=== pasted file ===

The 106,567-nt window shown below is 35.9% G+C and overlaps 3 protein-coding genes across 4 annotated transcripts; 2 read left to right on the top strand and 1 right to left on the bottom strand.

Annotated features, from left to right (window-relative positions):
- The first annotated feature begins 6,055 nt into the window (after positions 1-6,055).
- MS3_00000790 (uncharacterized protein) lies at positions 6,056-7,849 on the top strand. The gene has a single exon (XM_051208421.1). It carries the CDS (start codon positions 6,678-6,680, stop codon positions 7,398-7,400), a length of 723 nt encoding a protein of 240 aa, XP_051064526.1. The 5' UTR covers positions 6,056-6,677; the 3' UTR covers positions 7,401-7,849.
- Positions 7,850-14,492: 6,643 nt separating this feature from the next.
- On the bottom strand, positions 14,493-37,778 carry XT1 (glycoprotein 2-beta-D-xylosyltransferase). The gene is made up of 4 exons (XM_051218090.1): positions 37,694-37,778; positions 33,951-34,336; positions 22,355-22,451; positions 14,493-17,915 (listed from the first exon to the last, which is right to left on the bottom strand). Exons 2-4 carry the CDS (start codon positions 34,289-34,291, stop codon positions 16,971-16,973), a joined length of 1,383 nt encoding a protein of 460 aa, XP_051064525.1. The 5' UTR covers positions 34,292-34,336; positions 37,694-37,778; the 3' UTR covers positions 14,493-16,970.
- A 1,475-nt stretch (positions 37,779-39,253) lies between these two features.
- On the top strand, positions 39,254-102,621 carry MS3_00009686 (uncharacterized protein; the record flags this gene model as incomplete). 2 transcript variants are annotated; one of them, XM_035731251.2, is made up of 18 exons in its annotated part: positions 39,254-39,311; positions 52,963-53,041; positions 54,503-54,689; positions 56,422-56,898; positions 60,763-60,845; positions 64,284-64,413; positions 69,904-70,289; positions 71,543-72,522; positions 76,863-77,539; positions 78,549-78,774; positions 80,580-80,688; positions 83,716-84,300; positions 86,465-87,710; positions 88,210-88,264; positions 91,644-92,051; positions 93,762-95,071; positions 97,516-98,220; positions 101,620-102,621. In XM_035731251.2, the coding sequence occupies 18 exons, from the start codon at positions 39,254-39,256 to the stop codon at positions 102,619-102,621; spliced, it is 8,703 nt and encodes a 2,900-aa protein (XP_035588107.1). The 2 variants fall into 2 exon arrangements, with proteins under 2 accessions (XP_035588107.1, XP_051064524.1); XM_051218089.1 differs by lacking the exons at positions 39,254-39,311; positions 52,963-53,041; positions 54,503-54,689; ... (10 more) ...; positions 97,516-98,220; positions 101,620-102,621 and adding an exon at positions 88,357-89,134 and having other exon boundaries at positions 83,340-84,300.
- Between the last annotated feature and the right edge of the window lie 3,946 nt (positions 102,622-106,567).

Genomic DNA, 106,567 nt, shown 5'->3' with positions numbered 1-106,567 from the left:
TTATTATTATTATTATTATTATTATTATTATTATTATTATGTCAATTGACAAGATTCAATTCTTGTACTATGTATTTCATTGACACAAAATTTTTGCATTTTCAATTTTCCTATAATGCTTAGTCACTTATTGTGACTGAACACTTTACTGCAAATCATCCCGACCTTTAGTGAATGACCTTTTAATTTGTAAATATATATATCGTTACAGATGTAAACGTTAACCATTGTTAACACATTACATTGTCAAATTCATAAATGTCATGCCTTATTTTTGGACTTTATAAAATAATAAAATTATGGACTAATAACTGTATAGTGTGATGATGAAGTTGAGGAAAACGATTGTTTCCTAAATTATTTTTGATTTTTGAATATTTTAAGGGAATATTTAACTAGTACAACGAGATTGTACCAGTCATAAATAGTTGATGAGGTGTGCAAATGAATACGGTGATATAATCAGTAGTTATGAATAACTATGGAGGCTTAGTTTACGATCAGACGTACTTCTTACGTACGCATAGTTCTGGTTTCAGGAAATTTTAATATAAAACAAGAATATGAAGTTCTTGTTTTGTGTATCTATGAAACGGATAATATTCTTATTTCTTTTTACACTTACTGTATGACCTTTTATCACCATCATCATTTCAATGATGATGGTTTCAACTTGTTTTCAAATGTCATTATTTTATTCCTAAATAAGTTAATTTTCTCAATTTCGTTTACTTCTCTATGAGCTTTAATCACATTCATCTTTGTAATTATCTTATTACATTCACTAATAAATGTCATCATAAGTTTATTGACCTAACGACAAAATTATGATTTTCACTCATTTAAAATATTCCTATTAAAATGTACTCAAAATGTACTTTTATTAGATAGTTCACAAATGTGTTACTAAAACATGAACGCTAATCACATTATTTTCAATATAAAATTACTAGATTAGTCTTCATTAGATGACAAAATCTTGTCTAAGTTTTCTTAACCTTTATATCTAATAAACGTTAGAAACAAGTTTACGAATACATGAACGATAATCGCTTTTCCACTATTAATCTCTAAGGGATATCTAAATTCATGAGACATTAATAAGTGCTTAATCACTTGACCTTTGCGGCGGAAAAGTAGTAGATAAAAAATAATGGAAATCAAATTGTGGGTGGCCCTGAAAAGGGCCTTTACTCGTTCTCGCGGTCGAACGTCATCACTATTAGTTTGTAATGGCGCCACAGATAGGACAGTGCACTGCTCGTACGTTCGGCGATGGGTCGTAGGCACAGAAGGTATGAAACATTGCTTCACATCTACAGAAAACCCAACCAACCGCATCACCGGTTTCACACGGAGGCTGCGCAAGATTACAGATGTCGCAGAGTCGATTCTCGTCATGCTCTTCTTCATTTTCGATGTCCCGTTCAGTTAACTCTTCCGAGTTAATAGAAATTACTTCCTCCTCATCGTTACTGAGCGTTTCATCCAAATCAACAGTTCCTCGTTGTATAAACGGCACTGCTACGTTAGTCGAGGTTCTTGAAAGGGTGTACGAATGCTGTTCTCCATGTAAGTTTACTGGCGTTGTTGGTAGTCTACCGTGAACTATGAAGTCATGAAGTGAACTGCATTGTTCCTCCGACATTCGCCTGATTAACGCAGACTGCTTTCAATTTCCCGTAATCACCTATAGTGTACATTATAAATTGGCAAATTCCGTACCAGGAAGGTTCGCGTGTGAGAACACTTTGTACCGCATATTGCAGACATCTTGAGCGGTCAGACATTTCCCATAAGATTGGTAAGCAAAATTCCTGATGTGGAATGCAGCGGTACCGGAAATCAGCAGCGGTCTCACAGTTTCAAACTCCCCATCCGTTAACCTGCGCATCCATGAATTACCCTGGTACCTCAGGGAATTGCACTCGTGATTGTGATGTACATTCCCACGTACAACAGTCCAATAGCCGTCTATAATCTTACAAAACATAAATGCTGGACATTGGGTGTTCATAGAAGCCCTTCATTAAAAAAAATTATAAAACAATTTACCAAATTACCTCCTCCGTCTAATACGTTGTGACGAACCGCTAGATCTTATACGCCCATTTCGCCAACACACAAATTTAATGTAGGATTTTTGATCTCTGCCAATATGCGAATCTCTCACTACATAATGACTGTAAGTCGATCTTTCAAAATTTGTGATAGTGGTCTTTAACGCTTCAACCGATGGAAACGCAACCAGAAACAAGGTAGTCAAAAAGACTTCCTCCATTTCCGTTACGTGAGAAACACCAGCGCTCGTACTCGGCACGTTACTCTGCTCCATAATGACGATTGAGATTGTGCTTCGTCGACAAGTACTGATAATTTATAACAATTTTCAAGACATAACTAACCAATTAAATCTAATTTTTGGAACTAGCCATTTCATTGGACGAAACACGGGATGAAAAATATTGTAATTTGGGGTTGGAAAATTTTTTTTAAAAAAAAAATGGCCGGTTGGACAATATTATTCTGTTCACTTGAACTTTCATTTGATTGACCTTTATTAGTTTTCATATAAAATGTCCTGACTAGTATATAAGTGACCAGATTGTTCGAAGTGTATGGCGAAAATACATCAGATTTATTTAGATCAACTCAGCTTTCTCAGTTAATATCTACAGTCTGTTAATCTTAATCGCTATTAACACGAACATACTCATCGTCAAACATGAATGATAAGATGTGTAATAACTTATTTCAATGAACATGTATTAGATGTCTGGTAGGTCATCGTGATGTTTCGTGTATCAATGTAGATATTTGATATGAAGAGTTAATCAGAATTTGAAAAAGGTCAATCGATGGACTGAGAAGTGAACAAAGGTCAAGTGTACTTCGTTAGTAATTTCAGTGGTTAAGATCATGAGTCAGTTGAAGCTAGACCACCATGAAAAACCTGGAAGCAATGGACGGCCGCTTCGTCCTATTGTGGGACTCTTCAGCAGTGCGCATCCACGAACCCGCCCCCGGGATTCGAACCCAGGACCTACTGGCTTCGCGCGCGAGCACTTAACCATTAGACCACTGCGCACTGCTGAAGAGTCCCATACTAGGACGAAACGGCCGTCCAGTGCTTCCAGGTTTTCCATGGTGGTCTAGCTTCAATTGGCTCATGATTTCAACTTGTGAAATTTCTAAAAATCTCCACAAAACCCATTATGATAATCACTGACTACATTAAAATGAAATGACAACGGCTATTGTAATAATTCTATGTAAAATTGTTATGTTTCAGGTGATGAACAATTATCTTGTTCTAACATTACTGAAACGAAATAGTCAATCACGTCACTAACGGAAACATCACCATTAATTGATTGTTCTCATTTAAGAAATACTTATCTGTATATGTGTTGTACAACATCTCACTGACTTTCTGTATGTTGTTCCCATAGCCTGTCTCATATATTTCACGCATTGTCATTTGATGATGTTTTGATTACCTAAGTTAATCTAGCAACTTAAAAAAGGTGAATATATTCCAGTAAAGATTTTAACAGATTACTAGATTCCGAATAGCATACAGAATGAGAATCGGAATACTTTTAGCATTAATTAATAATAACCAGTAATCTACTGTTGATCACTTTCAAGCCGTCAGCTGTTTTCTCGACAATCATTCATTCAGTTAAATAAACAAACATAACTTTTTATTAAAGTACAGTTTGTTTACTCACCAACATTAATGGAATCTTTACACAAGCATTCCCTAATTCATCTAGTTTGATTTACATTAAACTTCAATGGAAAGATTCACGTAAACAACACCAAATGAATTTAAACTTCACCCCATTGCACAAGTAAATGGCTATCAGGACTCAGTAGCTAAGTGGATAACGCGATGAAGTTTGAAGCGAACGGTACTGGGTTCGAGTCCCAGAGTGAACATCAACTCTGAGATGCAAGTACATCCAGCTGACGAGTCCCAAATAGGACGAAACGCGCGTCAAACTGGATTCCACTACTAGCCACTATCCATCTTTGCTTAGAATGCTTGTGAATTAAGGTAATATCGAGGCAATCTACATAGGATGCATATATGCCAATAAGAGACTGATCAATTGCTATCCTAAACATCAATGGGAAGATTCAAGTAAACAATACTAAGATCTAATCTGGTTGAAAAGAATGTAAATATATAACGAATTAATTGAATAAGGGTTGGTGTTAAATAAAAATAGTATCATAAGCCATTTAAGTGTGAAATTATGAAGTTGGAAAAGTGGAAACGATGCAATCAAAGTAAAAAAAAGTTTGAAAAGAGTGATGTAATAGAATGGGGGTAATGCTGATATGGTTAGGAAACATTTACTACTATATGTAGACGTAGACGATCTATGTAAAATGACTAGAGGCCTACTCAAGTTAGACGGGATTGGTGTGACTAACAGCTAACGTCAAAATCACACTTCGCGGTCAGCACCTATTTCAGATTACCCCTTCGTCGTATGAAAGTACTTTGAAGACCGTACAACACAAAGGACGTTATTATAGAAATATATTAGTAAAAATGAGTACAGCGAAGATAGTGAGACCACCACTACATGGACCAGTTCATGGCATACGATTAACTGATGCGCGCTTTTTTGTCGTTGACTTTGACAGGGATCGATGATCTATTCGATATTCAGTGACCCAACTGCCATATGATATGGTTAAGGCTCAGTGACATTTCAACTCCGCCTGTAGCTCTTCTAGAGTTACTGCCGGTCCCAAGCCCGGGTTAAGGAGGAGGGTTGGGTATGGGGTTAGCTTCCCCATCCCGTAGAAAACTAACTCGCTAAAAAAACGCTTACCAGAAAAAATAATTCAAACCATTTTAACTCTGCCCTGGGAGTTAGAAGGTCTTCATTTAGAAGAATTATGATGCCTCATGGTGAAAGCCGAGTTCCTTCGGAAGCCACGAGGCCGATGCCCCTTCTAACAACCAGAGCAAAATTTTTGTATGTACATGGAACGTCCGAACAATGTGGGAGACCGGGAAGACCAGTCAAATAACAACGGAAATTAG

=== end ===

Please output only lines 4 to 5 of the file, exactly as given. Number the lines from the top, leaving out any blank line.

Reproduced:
- MS3_00000790 (uncharacterized protein) lies at positions 6,056-7,849 on the top strand. The gene has a single exon (XM_051208421.1). It carries the CDS (start codon positions 6,678-6,680, stop codon positions 7,398-7,400), a length of 723 nt encoding a protein of 240 aa, XP_051064526.1. The 5' UTR covers positions 6,056-6,677; the 3' UTR covers positions 7,401-7,849.
- Positions 7,850-14,492: 6,643 nt separating this feature from the next.